He failed to return with the others, and his comrades are inclined to think he was hit while returning. I am afraid that if he had been wounded and taken prisoner we would have heard before this…
Captain Seager assured Mrs Gower that the Turks fought fairly and believed if her son had been taken prisoner they would have treated him well; he enclosed the contact details for a friend of John’s who had been out on the screen with him.

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Biography

From the book Fallen Saints

John Lewes Davison Gower was born at Blakiston near Littlehampton in the Adelaide hills. He received his early education at the Blakiston School and later attended the Hahndorf College before completing his education at the Collegiate School of St Peter.

 Prior to the war John was a clerk in the firm of Elder, Smith, & Company and since his father was a minister, he and his parents were well known in the small towns throughout the Adelaide Hills.

He enlisted at Morphettville on 18 August 1914 and was posted to E Company, 10th Battalion which at the time was commanded by a Prince Alfred College Old Scholar Captain Edward Castle Oldham. The highly respected (‘Old Red’) Captain Oldham, was well known for he had trained so many of the men when they were cadets at ‘Saints’ and ‘PAC.’

Captain Oldham was promoted to major and in command of B Company when they landed from the Prince of Wales on 25 April 1915; B Company was badly knocked about during the chaotic events of that first day with all the officers save one being wounded or like Major Oldham killed outright. [1] 

Private Gower was with E Company aboard the Ascanius when she left Adelaide in October, but in January at Mena Camp when C and E companies merged to become the new B Company, Gower joined the battalion scouts. [2]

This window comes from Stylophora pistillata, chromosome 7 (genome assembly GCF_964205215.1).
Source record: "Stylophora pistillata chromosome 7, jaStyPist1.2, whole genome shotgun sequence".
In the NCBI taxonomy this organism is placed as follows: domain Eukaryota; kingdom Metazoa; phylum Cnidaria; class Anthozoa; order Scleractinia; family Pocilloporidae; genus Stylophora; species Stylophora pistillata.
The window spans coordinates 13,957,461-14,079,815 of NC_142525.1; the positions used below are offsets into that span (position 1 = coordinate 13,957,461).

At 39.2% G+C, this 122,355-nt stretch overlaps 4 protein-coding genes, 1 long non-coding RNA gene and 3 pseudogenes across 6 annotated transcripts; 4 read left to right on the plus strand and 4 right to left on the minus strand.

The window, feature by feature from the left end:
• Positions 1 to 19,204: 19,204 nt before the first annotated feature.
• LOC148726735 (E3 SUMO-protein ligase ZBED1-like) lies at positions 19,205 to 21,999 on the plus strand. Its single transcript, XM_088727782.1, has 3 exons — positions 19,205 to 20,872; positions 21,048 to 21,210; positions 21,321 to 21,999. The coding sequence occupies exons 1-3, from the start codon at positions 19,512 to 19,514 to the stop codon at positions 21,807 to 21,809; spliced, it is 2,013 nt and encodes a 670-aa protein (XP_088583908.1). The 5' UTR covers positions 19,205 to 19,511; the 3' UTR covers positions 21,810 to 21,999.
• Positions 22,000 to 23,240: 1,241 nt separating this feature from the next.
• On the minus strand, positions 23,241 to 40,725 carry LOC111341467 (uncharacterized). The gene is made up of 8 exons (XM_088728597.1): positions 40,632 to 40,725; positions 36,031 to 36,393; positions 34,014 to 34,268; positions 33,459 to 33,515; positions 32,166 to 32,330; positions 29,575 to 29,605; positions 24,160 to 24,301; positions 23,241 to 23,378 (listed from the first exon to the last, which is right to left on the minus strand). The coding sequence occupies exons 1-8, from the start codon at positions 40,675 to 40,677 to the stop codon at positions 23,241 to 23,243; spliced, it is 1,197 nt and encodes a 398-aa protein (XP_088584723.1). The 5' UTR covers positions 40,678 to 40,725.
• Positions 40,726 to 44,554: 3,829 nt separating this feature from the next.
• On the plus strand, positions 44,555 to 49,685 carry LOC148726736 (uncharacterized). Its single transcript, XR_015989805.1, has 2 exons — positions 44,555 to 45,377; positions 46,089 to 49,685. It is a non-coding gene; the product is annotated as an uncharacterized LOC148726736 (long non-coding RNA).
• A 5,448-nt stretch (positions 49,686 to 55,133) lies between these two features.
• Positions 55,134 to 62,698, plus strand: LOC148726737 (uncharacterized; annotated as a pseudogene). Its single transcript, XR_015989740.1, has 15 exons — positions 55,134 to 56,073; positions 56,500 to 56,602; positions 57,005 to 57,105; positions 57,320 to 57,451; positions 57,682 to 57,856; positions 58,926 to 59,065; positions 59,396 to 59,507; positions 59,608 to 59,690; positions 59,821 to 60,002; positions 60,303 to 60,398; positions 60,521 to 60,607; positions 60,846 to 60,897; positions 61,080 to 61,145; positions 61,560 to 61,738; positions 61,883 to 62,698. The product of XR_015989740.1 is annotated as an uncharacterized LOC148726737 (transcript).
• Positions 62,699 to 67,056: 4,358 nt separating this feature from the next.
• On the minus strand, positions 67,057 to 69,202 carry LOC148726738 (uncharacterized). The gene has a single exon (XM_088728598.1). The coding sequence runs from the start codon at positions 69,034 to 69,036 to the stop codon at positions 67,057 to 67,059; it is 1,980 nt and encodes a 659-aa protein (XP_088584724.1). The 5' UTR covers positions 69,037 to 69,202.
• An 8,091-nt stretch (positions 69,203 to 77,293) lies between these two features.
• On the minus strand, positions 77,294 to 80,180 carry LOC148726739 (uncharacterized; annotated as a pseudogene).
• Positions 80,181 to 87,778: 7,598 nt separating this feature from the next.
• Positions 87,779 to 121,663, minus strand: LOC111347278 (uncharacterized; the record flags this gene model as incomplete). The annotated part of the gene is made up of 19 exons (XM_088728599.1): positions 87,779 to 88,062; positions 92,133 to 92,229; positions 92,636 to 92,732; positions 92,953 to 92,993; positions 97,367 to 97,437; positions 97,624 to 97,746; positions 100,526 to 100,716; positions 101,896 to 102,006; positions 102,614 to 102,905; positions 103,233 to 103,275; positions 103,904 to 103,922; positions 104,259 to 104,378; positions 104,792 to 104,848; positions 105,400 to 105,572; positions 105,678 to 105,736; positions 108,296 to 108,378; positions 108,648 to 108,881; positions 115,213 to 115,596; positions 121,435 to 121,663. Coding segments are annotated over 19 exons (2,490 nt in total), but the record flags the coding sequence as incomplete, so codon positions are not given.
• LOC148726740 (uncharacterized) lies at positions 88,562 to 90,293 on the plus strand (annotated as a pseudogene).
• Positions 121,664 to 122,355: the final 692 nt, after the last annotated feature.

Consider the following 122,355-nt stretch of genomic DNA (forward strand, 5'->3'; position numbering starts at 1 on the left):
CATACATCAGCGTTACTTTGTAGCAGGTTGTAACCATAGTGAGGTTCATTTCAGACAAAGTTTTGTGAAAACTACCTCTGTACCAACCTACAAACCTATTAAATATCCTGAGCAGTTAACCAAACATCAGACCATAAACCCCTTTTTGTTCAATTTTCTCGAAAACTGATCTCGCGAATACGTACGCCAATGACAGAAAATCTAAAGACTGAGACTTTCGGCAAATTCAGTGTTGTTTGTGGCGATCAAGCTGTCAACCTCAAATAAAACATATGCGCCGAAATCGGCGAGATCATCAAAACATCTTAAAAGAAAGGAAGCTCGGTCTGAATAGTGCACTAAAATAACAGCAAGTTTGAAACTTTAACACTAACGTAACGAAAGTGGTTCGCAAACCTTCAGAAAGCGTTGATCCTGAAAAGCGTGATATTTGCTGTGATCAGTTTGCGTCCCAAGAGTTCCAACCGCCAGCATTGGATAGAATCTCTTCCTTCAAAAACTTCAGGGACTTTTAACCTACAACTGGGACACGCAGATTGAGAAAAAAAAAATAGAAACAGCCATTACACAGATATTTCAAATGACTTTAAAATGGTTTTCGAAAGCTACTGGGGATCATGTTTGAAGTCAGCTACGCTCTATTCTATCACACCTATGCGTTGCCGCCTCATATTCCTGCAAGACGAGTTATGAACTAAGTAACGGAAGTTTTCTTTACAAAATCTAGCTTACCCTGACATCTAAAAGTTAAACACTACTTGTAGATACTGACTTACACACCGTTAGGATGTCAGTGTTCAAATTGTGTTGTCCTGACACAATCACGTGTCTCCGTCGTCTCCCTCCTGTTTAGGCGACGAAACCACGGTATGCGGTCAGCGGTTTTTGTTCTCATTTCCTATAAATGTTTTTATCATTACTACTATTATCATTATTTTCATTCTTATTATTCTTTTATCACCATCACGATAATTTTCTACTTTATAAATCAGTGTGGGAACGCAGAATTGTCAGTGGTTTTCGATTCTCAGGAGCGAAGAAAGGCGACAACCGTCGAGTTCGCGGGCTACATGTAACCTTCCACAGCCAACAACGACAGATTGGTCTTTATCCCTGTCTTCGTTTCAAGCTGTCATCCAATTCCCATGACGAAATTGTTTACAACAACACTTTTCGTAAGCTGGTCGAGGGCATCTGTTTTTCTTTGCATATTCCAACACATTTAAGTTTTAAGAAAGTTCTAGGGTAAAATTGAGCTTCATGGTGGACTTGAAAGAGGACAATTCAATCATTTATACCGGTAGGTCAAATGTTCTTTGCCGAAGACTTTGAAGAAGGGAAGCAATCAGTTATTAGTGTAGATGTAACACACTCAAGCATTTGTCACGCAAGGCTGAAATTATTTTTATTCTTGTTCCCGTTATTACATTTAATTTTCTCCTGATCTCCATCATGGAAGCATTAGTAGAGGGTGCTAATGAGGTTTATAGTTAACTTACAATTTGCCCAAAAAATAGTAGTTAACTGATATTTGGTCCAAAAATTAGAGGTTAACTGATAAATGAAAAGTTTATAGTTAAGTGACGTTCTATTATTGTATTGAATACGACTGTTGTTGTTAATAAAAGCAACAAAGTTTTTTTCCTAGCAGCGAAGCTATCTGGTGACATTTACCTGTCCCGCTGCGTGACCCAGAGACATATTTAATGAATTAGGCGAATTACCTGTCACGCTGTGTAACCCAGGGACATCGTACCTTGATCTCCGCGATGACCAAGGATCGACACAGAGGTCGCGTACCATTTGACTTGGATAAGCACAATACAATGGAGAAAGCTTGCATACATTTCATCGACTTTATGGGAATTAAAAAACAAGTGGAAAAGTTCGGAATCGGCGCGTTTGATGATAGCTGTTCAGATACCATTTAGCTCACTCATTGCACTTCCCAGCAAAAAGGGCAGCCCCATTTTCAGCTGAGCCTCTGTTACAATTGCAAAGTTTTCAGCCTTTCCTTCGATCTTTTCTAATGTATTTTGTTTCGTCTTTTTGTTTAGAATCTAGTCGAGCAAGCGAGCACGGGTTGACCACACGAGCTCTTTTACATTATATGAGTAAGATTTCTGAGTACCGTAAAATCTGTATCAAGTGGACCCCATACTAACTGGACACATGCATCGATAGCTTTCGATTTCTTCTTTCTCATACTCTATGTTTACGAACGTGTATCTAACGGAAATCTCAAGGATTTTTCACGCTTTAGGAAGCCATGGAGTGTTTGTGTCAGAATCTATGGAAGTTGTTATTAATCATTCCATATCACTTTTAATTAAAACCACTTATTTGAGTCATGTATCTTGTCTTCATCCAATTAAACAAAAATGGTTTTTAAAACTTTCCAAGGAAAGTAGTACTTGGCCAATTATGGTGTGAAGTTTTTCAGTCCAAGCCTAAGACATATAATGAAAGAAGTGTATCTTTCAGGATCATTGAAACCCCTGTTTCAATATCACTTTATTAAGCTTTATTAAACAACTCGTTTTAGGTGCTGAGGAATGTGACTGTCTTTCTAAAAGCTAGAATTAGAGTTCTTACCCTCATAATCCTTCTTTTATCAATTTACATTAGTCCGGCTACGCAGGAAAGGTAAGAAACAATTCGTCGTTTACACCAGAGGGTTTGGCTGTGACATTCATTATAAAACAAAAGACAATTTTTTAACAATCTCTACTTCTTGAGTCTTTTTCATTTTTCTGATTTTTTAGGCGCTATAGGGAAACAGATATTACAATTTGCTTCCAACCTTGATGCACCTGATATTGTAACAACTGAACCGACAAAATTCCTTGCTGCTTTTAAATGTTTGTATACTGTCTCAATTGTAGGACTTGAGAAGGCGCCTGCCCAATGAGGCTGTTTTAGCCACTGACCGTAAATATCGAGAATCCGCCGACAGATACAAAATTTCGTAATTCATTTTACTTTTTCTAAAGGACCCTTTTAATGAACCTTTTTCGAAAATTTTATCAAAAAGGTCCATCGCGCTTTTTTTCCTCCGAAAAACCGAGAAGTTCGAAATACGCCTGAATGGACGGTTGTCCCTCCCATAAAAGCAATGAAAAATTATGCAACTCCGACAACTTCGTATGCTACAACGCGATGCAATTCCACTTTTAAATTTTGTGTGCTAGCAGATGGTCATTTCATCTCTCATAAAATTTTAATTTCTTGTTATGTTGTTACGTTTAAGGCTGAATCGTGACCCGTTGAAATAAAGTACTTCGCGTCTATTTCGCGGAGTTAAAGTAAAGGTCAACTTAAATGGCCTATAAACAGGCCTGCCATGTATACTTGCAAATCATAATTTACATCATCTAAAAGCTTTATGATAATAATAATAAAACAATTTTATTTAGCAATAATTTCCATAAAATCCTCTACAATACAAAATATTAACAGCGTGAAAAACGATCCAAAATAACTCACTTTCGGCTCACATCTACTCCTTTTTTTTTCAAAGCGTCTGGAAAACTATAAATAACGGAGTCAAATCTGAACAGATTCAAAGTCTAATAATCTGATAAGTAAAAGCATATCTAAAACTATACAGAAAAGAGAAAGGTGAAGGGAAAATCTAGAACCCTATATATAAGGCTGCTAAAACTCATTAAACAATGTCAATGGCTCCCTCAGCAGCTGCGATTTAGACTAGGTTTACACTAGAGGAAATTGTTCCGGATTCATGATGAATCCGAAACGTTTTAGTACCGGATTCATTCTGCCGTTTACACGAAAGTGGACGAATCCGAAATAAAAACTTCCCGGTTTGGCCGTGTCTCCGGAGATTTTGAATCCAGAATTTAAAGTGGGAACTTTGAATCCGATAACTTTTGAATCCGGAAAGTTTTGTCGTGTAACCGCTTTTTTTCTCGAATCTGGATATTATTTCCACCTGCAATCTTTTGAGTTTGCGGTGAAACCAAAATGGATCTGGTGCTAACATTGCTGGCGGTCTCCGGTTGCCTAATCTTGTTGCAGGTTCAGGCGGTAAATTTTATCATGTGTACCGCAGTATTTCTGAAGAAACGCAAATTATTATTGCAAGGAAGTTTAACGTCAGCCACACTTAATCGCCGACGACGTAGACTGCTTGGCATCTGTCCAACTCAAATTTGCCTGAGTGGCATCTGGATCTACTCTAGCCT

A number of the scouts were wounded or killed after reaching the beach, or as they attempted to push inland and among the dead was John Gower; he was 29 years of age. 

John’s father had died in Adelaide five days prior to the landing and since news travelled slowly then it is unlikely John would have been aware of his father’s death.

One cannot imagine the terrible burden of grief placed upon Mrs Elizabeth Gower when, so soon after the death of her husband, she received official notification that her beloved son had been killed in action.

When Elizabeth died in 1943, she was buried next to her husband in the old St James’ Church cemetery at Blakiston; their son is commemorated on the headstone.

In a letter to John’s sister dated 2 September 1915, Captain Harold Seager told her he had ascertained her brother had landed with the Scouts but at about 8.30 a.m., had returned and joined B Company.

At 9 a.m., John, as part of a screen, had been sent forward a short distance in front of the company to provide protection and early warning while they began digging in. Shortly after the screen moved out the Turks brought heavy fire to bear forcing them to retire, but John did not return. Some of the men who had gone out with him on the screen believed he was hit while trying to make his way back in.   

He failed to return with the others, and his comrades are inclined to think he was hit while returning. I am afraid that if he had been wounded and taken prisoner we would have heard before this… [i]

Captain Seager assured Mrs Gower that the Turks fought fairly and believed if her son had been taken prisoner they would have treated him well; he enclosed the contact details for a friend of John’s who had been out on the screen with him.  



[1] Major Oldham’s brother Dudley (OS) was KIA 1917
[2] On the 1 January the War Office declared the eight-company battalion organisation was to be disbanded and replaced with a more efficient organisation comprised of a Headquarters, Machine Gun Section and only four rifle companies, ‘A’–‘D’ Companies.